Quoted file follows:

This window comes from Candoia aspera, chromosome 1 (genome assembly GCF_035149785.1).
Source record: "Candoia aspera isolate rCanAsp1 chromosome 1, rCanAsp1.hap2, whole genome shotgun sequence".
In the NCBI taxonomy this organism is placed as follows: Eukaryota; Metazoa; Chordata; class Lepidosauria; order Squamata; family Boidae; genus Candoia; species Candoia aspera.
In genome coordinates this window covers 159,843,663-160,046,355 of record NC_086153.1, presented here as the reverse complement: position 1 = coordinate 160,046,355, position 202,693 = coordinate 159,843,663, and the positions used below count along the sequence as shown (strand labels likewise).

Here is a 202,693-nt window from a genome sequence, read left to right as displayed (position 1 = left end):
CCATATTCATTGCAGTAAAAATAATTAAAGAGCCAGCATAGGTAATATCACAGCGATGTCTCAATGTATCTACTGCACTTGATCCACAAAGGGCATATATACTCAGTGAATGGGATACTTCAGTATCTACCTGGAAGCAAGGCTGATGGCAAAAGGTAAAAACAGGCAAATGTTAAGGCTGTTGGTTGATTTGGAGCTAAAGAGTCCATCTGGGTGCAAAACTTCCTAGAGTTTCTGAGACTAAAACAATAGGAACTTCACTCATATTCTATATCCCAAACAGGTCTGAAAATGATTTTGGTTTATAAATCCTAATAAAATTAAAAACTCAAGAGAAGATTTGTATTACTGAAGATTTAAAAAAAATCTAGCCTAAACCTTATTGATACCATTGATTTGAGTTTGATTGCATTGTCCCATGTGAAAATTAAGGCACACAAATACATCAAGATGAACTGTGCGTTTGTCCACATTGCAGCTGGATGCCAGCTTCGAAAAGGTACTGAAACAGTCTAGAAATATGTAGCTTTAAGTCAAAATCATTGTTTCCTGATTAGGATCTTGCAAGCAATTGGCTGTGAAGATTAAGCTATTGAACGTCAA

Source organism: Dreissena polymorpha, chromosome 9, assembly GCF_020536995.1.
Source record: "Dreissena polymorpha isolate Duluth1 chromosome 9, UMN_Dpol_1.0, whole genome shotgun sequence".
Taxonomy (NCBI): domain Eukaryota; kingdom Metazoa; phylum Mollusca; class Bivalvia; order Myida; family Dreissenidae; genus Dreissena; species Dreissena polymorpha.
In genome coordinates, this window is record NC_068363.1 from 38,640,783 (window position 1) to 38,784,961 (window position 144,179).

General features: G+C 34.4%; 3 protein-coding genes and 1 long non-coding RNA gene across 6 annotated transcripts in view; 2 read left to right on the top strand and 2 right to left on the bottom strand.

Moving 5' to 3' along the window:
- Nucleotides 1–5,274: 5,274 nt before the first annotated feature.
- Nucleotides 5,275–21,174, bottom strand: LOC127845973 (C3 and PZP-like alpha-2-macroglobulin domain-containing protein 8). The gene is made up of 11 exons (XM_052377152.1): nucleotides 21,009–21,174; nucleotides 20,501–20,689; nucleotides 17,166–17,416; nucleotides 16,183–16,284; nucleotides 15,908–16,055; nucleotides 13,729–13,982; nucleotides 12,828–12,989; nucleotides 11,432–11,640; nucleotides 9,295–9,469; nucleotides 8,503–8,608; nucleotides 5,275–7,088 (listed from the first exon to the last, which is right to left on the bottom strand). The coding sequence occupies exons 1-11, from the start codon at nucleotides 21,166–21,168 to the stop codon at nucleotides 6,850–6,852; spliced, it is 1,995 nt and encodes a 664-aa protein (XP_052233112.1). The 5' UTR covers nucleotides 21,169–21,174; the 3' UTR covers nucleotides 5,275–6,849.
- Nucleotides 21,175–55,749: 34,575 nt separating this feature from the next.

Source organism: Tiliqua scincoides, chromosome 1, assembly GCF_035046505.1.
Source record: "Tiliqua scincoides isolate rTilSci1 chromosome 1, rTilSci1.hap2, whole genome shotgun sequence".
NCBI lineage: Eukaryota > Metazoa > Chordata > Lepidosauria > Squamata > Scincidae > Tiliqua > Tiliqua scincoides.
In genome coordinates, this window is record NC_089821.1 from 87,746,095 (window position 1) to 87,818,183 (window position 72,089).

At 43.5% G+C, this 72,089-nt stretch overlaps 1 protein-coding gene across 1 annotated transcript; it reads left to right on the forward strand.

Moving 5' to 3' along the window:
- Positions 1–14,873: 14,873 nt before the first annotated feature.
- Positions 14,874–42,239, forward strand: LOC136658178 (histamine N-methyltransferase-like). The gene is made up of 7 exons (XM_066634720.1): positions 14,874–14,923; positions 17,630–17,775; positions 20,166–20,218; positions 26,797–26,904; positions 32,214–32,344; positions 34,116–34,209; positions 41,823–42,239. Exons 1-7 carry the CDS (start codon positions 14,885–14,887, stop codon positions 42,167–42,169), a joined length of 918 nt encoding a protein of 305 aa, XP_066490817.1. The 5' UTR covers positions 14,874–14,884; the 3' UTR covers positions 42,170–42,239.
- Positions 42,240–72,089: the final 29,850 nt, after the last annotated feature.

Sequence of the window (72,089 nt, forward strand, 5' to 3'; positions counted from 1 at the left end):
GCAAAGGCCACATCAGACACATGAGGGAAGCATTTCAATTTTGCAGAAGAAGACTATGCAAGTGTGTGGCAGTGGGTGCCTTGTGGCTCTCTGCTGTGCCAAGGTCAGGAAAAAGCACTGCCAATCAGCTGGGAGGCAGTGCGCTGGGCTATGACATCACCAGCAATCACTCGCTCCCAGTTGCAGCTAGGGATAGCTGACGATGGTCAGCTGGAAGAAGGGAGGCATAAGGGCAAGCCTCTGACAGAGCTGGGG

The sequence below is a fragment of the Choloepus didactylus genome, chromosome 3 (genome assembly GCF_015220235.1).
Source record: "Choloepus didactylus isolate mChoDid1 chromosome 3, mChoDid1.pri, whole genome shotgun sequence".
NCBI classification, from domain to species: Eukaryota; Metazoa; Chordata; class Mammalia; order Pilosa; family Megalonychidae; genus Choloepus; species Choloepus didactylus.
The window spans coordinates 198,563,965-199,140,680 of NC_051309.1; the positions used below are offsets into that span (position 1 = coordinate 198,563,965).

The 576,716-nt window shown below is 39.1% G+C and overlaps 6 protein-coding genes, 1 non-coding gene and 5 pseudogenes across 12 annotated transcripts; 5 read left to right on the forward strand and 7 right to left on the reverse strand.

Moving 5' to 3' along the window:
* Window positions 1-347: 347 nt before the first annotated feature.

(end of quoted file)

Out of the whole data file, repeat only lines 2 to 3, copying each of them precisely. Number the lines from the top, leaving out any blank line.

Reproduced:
Source record: "Candoia aspera isolate rCanAsp1 chromosome 1, rCanAsp1.hap2, whole genome shotgun sequence".
In the NCBI taxonomy this organism is placed as follows: Eukaryota; Metazoa; Chordata; class Lepidosauria; order Squamata; family Boidae; genus Candoia; species Candoia aspera.